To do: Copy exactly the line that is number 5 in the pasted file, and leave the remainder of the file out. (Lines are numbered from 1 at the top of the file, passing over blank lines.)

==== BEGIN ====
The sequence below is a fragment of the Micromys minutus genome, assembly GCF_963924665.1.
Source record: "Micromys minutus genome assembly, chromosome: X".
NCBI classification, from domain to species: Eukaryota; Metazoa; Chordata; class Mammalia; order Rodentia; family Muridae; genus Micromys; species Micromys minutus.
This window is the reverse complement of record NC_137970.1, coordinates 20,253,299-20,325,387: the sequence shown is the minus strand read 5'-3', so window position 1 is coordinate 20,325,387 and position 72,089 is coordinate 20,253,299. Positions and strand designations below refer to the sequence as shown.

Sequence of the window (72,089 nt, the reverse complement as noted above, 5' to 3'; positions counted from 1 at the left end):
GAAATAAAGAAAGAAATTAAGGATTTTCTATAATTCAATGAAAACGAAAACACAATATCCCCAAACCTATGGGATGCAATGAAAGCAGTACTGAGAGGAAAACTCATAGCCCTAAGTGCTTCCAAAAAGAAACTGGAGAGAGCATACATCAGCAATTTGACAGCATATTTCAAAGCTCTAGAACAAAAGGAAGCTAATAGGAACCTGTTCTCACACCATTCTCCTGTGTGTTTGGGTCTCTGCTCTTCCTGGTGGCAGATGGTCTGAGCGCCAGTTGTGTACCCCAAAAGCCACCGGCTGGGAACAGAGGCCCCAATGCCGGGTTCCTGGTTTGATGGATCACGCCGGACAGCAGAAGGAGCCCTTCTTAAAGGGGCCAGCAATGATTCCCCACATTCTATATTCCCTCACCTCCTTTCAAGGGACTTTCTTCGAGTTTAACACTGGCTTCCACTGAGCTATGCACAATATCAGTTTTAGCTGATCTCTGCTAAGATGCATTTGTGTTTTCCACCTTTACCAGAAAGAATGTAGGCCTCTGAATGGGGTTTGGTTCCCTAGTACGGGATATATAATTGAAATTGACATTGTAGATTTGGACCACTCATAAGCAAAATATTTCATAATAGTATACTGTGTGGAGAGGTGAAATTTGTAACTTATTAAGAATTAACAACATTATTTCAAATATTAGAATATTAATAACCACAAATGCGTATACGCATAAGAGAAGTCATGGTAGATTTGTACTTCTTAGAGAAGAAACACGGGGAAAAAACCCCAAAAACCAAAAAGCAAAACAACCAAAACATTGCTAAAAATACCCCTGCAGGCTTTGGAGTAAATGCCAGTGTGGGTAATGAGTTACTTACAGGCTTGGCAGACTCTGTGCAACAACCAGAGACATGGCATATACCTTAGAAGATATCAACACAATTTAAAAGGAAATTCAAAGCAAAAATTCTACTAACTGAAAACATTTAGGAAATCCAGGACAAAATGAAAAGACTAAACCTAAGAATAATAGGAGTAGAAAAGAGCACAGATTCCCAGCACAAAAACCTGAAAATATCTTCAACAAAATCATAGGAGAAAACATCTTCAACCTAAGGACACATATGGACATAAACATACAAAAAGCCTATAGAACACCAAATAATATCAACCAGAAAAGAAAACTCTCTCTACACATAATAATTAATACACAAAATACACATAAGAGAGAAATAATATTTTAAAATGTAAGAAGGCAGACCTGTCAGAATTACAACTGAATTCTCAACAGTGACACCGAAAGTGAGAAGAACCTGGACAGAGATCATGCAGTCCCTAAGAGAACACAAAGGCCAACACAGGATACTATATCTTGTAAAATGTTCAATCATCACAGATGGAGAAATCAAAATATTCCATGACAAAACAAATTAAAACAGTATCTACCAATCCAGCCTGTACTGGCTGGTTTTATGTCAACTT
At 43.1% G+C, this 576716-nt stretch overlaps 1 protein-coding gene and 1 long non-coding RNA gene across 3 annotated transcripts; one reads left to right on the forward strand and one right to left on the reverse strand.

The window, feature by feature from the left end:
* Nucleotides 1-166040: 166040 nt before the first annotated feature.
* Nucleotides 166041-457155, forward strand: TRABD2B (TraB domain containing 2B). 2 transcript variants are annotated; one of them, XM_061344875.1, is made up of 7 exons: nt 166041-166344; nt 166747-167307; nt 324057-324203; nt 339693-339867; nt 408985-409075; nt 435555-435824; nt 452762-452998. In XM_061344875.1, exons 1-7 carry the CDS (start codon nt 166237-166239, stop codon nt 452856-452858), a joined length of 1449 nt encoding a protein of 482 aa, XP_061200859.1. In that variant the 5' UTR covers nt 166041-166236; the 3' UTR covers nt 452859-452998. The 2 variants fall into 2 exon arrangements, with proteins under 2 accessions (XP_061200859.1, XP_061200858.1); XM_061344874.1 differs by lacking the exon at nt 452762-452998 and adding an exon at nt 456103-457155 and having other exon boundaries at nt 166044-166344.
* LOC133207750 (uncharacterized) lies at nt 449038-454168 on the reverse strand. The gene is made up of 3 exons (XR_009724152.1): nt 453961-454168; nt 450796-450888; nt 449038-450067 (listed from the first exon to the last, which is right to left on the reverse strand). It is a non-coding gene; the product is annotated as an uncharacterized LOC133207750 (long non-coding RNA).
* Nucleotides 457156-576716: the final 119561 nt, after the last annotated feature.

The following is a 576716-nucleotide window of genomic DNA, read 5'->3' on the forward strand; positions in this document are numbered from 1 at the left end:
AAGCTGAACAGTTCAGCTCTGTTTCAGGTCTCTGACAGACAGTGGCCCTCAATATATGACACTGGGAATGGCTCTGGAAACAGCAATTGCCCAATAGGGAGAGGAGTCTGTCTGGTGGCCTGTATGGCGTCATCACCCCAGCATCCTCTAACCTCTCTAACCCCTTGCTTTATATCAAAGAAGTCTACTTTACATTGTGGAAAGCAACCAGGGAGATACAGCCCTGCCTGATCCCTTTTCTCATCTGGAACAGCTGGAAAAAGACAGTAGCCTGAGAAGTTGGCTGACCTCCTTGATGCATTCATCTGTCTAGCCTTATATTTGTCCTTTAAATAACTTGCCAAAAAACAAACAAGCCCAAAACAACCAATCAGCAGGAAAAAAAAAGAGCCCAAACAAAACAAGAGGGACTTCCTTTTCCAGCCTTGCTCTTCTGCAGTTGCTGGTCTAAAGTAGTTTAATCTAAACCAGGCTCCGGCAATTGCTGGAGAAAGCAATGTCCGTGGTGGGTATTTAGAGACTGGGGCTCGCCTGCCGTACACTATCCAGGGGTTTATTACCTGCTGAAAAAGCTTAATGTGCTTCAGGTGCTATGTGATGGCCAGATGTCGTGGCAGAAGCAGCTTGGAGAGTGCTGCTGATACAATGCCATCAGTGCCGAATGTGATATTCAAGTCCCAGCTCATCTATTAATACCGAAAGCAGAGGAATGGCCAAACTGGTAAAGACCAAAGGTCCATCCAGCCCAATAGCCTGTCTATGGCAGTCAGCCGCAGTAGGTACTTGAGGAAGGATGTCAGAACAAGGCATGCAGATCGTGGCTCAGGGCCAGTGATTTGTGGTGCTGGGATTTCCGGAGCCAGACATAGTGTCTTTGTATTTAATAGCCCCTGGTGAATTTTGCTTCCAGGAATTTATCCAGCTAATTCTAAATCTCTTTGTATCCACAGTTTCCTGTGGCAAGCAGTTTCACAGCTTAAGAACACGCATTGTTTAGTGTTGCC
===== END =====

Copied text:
Sequence of the window (72,089 nt, the reverse complement as noted above, 5' to 3'; positions counted from 1 at the left end):